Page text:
Debbie, the heroine of this insipid business novella, is an archetypal customer relations executive who fails to wring improved performance from her micro-managed and dispirited subordinates. CEO Jeff takes her under his wing to impart the wisdom of""servant leadership"" as exemplified by such figures as Jimmy Carter, Spartacus and, most of all, Jesus of Nazareth. Under his mentor, Debbie realizes that a leader's role is to inspire and empower underlings both in the workplace and in their personal lives. She learns to delegate so that she can focus on""vision"" and""values."" She commits herself to a project of""Reinventing Continuously"" and she comes to understand that, since people are essences, not constructs, it's better to leverage employees' strengths rather than trying to fix their shortcomings; hiring decisions are therefore all-important and should involve no less than four exhaustive interviews. Armed with these principles, Debbie makes a spectacular new hire, gets her team to come up with the slogan""From Worst to First"" and enlists them in continuous improvement of the work process. Soon performance skyrockets (exactly how remains somewhat mysterious), garnering Debbie a standing ovation and promotion to head of Leadership Development. Blanchard, co-author of The One Minute Manager, and Miller, an executive at the Chick-fil-A fast food chain, construct a rickety fictional matrix to support their high-minded but rather familiar leadership nostrums. Written in stilted business-school lingo (""'Hi Deb! Looks like you're managing by walking around today!'""), the narrative and dialogue elements come off as awkward filler that only accentuates the staleness of the truisms on offer.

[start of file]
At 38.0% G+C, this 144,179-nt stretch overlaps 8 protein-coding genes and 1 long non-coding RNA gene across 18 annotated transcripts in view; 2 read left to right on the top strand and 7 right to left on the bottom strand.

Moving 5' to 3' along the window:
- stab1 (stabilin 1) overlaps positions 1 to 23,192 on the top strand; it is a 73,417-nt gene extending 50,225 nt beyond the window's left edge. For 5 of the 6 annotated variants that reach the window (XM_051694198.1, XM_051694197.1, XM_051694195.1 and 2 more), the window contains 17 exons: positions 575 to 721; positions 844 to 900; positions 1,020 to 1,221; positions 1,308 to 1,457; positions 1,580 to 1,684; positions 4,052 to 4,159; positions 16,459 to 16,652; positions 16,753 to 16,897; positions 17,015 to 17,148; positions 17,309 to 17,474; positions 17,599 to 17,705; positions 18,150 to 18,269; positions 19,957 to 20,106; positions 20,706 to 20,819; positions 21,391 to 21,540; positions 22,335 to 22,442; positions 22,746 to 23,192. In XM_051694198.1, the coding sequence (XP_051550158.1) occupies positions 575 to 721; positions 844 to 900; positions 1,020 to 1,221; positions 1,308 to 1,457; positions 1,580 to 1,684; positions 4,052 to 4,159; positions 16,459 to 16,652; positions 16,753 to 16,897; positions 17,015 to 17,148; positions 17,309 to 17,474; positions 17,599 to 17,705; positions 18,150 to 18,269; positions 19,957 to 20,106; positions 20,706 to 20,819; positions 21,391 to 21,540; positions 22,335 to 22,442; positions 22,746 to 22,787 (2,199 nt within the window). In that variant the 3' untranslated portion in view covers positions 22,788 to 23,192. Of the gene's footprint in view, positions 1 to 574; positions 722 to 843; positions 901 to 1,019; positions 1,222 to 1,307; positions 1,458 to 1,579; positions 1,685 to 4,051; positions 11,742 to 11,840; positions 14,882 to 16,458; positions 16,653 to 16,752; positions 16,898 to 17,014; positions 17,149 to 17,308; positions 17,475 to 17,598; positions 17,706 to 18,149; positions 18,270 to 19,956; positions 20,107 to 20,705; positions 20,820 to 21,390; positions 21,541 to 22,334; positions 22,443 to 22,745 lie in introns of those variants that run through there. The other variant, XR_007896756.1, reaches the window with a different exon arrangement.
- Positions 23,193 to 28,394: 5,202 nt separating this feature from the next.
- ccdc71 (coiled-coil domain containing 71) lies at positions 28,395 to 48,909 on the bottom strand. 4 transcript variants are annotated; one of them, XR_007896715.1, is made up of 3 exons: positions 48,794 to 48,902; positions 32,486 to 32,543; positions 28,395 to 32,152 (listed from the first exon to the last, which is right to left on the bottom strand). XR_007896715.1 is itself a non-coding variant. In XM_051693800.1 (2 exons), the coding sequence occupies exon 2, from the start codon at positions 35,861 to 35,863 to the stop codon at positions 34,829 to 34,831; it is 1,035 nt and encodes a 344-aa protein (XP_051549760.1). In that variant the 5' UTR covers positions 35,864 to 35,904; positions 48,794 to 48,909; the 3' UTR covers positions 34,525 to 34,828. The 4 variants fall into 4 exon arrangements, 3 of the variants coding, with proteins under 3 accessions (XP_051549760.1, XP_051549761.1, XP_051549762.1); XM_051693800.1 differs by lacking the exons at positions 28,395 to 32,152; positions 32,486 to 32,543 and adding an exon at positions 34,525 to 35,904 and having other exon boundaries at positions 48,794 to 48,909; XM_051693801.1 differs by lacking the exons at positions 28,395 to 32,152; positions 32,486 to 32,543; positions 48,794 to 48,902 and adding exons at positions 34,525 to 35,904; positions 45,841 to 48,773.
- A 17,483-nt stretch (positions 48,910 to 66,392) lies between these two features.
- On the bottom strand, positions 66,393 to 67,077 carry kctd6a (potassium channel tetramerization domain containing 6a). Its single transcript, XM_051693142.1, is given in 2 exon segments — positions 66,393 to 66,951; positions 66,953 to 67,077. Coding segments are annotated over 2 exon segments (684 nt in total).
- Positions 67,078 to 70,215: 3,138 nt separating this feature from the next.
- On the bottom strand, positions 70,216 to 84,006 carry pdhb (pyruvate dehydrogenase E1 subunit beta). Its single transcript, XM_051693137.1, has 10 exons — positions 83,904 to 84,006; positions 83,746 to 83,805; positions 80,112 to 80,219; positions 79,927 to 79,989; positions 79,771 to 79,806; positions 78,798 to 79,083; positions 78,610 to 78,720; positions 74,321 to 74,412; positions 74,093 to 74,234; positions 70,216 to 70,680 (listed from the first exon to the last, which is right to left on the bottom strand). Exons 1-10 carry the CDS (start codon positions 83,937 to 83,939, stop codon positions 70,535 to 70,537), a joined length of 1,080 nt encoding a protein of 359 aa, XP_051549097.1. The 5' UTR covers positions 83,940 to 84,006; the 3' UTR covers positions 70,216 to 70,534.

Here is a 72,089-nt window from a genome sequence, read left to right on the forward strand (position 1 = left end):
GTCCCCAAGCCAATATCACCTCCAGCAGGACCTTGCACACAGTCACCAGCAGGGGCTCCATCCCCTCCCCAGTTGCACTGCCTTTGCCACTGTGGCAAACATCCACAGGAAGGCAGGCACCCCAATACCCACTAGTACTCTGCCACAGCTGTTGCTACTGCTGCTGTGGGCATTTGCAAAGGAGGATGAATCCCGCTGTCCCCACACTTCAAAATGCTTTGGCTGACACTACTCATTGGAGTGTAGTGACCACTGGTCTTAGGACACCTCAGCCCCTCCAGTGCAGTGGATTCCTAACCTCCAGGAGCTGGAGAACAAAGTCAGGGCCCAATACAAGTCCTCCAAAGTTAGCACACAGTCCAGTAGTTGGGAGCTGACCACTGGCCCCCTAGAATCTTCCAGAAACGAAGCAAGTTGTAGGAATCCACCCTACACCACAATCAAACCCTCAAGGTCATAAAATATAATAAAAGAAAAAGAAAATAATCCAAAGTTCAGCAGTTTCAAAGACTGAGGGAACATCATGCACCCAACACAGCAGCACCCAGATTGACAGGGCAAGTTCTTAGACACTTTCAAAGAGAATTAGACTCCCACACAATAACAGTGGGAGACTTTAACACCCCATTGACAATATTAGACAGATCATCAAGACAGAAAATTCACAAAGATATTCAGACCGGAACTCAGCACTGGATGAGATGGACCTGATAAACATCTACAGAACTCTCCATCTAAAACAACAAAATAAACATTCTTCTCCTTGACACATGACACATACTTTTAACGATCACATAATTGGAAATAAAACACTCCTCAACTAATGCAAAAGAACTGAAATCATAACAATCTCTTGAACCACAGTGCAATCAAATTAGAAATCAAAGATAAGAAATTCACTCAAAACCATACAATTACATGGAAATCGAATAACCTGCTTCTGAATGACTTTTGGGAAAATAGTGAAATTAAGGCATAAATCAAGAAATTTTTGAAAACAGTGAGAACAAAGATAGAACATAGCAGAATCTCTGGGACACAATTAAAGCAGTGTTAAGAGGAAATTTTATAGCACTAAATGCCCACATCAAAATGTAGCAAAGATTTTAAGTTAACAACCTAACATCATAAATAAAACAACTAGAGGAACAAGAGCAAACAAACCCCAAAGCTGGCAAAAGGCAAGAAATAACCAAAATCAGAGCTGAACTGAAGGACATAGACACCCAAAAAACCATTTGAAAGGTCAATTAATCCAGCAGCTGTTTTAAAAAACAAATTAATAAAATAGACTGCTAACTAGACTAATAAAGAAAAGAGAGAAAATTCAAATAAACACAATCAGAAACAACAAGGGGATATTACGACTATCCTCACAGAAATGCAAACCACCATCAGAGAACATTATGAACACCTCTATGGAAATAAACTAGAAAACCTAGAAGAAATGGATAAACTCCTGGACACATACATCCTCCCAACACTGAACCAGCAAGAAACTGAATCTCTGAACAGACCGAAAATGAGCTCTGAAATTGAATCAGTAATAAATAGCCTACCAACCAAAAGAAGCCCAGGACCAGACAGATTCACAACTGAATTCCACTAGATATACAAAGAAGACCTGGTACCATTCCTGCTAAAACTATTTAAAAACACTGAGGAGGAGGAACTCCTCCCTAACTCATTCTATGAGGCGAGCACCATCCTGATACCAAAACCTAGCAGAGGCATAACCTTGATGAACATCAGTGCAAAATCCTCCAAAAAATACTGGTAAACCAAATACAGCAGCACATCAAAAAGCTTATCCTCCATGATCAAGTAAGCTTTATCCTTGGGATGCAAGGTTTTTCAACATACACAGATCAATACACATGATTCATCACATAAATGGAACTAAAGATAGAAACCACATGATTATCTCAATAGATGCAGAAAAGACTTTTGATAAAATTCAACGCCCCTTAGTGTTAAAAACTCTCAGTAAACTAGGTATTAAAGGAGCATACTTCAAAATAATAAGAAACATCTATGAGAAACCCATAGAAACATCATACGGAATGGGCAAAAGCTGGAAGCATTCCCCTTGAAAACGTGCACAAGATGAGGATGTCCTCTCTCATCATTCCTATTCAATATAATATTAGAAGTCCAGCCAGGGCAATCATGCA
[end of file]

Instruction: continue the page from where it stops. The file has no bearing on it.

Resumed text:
Reviewed on: 01/01/2004 Release date: 01/01/2004 Genre: Nonfiction
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